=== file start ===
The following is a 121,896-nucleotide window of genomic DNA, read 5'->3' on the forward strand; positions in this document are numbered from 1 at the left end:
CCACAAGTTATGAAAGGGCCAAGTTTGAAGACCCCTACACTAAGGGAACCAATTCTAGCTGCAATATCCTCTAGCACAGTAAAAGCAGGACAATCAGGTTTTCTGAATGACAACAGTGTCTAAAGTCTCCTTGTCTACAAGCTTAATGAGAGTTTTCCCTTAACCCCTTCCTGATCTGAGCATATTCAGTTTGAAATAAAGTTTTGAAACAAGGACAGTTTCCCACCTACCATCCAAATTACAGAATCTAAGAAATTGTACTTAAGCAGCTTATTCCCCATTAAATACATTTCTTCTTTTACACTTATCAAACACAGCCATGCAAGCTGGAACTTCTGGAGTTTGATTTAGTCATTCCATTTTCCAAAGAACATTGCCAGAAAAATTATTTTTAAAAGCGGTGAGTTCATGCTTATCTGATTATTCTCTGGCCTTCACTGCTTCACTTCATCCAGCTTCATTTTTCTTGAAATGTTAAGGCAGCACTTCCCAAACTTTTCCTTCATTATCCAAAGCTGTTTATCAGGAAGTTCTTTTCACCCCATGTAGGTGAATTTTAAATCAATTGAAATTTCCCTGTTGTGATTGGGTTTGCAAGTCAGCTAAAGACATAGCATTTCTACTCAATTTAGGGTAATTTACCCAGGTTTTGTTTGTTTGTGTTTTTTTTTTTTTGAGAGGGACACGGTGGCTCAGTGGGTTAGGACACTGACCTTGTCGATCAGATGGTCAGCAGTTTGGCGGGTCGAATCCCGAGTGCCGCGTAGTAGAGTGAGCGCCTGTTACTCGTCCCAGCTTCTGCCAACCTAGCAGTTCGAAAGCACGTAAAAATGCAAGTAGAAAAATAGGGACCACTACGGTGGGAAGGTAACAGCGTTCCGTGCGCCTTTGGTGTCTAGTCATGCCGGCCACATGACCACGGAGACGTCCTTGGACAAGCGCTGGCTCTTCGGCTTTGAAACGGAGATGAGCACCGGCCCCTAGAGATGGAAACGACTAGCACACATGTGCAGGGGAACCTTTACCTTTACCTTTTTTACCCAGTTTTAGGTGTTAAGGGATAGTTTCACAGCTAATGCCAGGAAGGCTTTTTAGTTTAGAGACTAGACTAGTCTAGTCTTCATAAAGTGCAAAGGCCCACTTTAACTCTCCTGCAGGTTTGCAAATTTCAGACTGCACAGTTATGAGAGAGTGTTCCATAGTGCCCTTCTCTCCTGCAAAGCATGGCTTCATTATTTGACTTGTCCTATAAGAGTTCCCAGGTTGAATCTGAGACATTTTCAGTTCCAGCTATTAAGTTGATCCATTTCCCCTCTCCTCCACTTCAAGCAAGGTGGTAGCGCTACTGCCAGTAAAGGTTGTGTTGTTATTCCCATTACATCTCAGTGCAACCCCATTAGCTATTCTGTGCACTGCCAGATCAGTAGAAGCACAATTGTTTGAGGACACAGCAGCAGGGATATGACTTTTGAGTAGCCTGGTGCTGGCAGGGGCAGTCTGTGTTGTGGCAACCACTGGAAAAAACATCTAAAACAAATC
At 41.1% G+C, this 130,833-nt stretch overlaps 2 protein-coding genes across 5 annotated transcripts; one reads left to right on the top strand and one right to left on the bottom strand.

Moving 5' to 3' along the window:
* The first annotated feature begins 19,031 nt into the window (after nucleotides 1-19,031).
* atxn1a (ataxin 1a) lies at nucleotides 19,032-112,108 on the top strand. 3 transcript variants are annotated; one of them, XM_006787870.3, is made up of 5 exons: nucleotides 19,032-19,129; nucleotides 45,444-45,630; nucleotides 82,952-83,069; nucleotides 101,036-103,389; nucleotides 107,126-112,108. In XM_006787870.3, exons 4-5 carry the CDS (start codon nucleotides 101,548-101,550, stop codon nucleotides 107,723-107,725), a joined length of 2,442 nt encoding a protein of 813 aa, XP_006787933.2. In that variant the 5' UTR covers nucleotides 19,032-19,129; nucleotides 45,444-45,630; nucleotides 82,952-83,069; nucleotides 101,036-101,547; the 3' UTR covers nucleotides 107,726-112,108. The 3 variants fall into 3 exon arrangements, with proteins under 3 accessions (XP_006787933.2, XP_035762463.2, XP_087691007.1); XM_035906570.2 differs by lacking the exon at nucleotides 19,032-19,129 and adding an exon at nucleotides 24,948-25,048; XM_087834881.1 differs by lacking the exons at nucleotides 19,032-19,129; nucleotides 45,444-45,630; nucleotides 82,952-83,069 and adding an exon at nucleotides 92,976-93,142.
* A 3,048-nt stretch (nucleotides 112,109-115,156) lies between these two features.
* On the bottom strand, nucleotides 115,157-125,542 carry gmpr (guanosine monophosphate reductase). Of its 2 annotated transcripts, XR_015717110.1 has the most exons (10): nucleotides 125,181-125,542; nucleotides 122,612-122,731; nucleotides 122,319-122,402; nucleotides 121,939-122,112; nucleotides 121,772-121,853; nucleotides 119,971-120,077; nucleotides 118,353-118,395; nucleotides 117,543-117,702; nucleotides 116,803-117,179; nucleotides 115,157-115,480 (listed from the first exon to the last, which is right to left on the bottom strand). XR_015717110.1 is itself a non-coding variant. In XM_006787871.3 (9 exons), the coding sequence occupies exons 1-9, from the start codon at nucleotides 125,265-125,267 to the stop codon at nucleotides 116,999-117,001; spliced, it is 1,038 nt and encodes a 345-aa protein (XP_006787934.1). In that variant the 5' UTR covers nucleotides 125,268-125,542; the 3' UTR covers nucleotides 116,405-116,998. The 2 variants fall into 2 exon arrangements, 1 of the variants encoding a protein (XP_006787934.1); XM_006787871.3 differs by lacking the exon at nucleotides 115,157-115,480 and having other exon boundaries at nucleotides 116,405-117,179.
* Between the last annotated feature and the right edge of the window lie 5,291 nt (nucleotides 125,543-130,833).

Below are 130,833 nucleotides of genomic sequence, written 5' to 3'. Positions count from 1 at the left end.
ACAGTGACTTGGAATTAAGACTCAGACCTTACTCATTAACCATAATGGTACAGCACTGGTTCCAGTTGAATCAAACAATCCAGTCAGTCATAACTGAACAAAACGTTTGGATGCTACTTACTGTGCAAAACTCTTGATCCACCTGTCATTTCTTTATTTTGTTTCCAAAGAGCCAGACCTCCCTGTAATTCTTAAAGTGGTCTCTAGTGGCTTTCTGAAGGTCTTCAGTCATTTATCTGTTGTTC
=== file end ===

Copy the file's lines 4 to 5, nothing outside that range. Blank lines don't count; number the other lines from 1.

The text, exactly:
Moving 5' to 3' along the window:
* The first annotated feature begins 19,031 nt into the window (after nucleotides 1-19,031).